When eventually above the bush you will likely meet snow at North Col. Depending on the conditions you might need ice axe and crampons because it does get quite steep in places. In December deep crevasses had formed at the edges of the melting snow. The snow was slushy for us and it was enough to have our ice axes out. But we saw that two guys before us had put on their crampons. (We met them on day 2).
There are a couple of camp sites at North Col on the north side of boulders, and sheltered a little from the north by constructed walls of stones. We were lucky and had calm conditions, but it could get pretty windy up there I presume. Our main problem were two kea that ate the handles of our walking poles. Keep everything soft in or near your tent!
Day 2: 10 hours
From North Col we sidled around Nereus Peak, keeping at first on the same contour as North Col, then dropping down to flatter ground. (We actually stayed too high for too long and that slowed us down – it’s easier just to lose some ground after a while). From there you climb up again through boulders to a point where there are excellent views of Lake Nerine and Nereus Peak (just a little north of 1580m). You can drop down easily to the lake from there.
From Lake Nerine
We wandered along the shore of Lake Nerine and then on to another large tarn/ small lake. From there you climb to point 1594m, and the views just keep opening up. From 1594m go west a little to drop down through a gut towards another big tarn. Go around this anti-clockwise. You have to cut back a bit to drop down to, and cross over an unnamed stream. From there an impact track and cairns guide you across steep tussock slopes towards Park Pass. I’d read notes that made this sound quite difficult but it wasn’t for us. Could be tricky in bad weather and low visibility however. You eventually meet the ridge and from there it’s easy travel to the tarn at Park Pass, where we cooked lunch in the shelter of a solitary boulder.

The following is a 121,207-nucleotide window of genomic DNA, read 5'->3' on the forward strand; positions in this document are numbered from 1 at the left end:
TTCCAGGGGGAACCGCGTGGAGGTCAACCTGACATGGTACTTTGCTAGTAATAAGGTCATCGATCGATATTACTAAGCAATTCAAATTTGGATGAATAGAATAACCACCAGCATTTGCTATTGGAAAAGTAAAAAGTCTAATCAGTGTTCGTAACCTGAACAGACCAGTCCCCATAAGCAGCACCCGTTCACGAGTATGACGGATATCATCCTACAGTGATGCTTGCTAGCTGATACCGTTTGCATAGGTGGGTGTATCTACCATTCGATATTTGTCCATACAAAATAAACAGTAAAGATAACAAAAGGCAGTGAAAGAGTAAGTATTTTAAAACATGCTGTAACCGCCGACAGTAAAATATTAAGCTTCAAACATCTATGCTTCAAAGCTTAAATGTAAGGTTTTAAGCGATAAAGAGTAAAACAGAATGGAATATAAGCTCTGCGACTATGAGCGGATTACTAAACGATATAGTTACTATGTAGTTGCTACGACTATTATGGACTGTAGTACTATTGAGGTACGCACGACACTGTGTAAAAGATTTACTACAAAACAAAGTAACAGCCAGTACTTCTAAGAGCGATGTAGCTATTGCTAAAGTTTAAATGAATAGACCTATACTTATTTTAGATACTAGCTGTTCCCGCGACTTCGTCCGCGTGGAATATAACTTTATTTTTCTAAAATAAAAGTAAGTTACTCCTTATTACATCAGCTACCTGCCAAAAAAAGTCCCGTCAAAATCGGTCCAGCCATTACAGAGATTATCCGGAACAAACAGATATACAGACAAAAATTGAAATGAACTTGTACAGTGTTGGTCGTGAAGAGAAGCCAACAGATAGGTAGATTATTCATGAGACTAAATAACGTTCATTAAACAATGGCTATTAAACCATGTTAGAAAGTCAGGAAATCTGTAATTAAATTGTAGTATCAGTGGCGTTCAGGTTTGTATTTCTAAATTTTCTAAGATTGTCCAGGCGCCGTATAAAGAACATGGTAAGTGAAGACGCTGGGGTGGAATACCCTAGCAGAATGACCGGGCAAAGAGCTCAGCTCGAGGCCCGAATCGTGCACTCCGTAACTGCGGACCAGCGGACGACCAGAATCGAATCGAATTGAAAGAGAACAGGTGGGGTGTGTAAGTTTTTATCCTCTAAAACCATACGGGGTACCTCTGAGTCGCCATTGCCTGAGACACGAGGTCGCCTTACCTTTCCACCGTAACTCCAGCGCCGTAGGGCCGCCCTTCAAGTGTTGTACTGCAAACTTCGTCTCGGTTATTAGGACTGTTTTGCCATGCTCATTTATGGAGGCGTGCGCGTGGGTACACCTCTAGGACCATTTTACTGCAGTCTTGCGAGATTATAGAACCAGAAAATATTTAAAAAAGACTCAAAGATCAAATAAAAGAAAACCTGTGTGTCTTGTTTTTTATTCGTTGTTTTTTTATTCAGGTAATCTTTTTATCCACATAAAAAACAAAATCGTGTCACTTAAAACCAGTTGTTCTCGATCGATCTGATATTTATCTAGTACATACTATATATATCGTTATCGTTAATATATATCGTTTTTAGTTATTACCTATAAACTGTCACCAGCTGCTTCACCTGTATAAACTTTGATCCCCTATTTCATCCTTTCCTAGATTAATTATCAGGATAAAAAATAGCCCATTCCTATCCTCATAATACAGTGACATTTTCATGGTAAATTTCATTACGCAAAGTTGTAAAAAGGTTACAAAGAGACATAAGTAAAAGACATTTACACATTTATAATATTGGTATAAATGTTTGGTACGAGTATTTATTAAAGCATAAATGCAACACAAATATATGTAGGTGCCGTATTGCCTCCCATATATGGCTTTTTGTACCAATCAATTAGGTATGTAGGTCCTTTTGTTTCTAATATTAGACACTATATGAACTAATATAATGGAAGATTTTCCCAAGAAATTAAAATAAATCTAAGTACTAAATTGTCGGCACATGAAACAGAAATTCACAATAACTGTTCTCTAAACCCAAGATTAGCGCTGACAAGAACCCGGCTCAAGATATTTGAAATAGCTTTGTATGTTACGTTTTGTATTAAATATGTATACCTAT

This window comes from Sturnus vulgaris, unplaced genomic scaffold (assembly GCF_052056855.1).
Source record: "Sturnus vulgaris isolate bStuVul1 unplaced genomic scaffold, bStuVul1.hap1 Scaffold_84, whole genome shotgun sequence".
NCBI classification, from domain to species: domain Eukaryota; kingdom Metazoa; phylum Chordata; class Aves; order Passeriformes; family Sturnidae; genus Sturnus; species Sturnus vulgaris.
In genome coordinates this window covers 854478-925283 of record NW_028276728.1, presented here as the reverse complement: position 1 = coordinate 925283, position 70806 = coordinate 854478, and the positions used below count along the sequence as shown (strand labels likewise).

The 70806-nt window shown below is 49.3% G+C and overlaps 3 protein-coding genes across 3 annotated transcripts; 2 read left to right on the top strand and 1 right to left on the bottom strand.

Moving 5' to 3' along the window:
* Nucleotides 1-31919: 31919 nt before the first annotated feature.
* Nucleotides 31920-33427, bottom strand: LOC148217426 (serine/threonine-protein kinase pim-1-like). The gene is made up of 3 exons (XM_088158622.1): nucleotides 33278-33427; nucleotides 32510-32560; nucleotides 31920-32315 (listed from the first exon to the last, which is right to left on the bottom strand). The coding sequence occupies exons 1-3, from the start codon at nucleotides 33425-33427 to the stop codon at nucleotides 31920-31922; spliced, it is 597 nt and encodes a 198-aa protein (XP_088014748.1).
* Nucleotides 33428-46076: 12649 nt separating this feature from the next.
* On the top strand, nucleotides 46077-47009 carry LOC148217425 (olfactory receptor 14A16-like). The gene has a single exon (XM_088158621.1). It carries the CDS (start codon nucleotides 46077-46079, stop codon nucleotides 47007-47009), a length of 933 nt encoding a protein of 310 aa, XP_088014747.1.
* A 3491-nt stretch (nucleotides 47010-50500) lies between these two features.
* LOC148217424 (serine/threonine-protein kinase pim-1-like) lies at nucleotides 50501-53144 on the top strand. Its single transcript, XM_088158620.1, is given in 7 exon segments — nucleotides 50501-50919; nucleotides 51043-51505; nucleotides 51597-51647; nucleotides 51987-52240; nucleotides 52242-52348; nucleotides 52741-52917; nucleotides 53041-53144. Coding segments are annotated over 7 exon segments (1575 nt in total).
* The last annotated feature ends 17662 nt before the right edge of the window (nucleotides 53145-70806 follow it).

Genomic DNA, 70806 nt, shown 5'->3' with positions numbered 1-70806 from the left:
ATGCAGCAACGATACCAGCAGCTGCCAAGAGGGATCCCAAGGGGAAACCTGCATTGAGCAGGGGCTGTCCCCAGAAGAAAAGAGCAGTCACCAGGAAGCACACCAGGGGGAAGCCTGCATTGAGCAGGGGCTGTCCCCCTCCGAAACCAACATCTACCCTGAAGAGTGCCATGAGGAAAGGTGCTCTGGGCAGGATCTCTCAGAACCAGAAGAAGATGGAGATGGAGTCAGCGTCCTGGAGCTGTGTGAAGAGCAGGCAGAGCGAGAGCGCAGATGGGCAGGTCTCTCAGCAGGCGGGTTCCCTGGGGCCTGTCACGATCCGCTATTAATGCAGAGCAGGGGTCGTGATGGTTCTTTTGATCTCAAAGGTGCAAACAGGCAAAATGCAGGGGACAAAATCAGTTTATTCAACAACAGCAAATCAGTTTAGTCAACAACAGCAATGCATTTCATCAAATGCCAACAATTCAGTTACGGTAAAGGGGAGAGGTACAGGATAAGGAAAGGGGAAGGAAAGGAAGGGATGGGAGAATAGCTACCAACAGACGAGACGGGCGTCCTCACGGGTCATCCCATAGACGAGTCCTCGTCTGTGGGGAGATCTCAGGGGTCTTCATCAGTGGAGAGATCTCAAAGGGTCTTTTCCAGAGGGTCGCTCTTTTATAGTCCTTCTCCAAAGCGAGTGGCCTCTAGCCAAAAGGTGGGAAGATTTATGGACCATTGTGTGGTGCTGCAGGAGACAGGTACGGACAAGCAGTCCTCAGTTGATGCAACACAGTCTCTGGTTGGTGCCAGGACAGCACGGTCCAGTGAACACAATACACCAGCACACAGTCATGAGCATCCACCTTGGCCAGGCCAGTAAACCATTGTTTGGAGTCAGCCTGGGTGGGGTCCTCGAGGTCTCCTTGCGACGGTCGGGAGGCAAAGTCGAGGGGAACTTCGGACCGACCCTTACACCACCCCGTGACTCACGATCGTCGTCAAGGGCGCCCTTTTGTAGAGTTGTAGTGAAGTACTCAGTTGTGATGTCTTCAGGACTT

From Park Pass
From Park Pass you can follow an impact track and cairned route down the valley. You have to cross at least some tributaries of the Rockburn – gaiters and walking poles helped keep our feet mostly dry. Your basic route is on the Rockburn true left. My red line on the above topo map is pretty approximate in this section.
Eventually the loosely cairned route enters some bush on a hillside, and at this point you will see some blue tape trap markers, then some comforting orange DOC markers. You still have to find your own way across grassy plains but you pick up another quite well marked track to take you over a hill besides point 908m. Finally you are at Theatre Flat where you can expect to see a few other walkers staying the night. (There’s an excellent camp site next to a giant boulder, but we missed out on this and found another adequate spot by ourselves).
Day 3: 9 hours
From Theatre flat head into the bush and the track will lead you to a bridge over the Rockburn. From there the track is mostly obvious all the way over Sugarloaf Pass back to the Routeburn Shelter. Nevertheless, in late 2022 there was a lot of windfall that required scrambling over and was tricky in one spot. There are also some more stream crossings in the Rockburn Valley and they could be knee deep, so you might get a bit wet.
The off-track navigation on this walk was difficult but made doable by a few cairns and some faint tracks. But we certainly took time with route finding, on day 1 especially. I found some notes online helpful in planning our walk, and these included Alice Adventuring, (walking clockwise), and New Zealand Tramper (walking anti-clockwise). I suspect that walking anti clockwise would make the trip through the hardest bush and boulders in the North Routeburn easier because you could navigate from up high. And you get to end with a leisurely stroll down the Routeburn Track.